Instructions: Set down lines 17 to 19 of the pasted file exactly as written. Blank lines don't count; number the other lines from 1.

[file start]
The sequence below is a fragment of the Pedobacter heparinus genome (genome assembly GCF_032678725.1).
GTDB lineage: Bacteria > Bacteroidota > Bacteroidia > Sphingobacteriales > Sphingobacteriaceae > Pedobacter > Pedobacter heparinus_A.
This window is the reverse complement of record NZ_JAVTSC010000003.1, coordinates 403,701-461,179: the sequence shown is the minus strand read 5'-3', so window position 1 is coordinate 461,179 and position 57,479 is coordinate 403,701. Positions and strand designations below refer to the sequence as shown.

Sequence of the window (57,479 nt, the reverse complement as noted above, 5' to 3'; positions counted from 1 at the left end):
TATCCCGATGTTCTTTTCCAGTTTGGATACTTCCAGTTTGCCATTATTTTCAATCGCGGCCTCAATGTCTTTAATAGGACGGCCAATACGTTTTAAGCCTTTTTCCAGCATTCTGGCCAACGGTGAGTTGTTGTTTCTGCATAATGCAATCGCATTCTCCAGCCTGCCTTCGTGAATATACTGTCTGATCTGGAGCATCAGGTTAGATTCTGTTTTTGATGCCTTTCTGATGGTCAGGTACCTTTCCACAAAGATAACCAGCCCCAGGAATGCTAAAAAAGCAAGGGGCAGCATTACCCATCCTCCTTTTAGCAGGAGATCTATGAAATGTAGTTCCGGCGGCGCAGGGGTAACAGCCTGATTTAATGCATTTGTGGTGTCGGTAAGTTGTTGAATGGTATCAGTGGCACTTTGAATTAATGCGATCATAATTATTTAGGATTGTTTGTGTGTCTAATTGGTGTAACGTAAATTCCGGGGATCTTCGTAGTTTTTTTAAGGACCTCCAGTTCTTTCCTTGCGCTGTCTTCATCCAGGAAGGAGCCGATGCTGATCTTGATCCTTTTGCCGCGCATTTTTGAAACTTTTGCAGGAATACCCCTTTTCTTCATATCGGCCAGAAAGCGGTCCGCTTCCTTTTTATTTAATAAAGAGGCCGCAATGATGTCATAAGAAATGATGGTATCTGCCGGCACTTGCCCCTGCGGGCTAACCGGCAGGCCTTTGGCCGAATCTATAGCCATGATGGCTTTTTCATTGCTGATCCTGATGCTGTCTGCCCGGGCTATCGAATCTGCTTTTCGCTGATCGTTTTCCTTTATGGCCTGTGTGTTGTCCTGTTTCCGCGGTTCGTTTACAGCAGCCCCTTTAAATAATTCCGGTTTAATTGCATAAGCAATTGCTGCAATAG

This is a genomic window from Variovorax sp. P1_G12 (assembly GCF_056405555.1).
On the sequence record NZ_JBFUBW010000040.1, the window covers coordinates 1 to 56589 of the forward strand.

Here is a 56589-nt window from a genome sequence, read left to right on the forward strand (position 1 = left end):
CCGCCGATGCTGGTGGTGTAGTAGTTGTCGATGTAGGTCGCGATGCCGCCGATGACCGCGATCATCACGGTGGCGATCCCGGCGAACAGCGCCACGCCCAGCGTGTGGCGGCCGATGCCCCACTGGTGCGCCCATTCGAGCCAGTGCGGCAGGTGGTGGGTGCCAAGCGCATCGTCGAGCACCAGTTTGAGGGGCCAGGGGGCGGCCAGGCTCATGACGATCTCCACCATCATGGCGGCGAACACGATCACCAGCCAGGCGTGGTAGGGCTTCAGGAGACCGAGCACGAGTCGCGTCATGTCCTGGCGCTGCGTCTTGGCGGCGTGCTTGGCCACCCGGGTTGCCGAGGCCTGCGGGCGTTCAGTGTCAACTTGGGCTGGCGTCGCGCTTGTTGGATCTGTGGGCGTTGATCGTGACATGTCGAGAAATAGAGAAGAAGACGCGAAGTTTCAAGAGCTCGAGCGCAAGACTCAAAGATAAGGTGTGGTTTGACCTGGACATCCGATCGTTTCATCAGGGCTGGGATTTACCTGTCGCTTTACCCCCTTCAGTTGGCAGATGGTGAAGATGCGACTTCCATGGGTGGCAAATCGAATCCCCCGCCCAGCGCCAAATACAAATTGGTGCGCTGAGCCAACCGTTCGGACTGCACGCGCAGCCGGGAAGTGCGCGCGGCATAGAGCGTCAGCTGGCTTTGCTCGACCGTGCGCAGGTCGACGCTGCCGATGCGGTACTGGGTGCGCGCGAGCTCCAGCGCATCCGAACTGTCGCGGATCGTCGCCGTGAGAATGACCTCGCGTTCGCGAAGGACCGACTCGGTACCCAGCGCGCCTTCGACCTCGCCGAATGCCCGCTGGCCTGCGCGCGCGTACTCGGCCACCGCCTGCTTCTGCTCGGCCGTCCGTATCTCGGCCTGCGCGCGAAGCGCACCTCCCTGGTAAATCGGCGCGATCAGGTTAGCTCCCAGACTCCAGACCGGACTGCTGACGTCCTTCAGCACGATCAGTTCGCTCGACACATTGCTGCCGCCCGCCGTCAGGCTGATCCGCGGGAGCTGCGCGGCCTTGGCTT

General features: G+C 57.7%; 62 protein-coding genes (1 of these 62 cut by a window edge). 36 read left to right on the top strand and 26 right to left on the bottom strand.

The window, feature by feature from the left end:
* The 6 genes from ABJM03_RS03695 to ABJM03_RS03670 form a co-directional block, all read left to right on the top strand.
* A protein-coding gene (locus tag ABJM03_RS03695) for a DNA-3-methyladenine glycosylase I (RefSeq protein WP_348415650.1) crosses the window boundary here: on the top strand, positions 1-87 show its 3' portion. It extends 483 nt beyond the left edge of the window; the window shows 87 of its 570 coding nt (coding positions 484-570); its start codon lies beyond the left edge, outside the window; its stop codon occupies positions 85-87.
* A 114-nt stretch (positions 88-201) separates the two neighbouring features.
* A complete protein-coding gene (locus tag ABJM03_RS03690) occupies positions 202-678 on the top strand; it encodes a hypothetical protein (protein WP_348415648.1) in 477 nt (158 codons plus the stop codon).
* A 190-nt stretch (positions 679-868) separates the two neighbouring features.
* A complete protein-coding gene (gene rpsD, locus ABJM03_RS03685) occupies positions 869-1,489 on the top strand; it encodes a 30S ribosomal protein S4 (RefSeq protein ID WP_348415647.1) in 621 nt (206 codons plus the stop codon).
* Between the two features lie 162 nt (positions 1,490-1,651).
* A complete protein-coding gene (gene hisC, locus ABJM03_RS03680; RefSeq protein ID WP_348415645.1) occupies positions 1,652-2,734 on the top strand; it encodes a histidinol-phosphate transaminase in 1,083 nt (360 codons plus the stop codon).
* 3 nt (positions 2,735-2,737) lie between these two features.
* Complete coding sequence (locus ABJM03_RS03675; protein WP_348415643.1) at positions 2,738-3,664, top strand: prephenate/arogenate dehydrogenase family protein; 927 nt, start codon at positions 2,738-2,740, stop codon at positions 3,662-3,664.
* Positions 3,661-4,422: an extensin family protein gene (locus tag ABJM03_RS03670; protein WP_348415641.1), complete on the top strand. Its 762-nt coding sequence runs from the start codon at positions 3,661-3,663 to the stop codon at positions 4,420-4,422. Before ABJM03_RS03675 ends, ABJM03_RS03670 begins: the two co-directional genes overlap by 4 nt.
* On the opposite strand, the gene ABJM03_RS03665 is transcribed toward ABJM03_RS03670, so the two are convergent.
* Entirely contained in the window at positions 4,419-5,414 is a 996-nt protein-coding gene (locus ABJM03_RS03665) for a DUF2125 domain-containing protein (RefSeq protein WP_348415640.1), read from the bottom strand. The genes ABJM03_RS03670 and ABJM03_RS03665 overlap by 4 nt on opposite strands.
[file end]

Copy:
* A complete protein-coding gene (gene rpsD, locus ABJM03_RS03685) occupies positions 869-1,489 on the top strand; it encodes a 30S ribosomal protein S4 (RefSeq protein ID WP_348415647.1) in 621 nt (206 codons plus the stop codon).
* Between the two features lie 162 nt (positions 1,490-1,651).
* A complete protein-coding gene (gene hisC, locus ABJM03_RS03680; RefSeq protein ID WP_348415645.1) occupies positions 1,652-2,734 on the top strand; it encodes a histidinol-phosphate transaminase in 1,083 nt (360 codons plus the stop codon).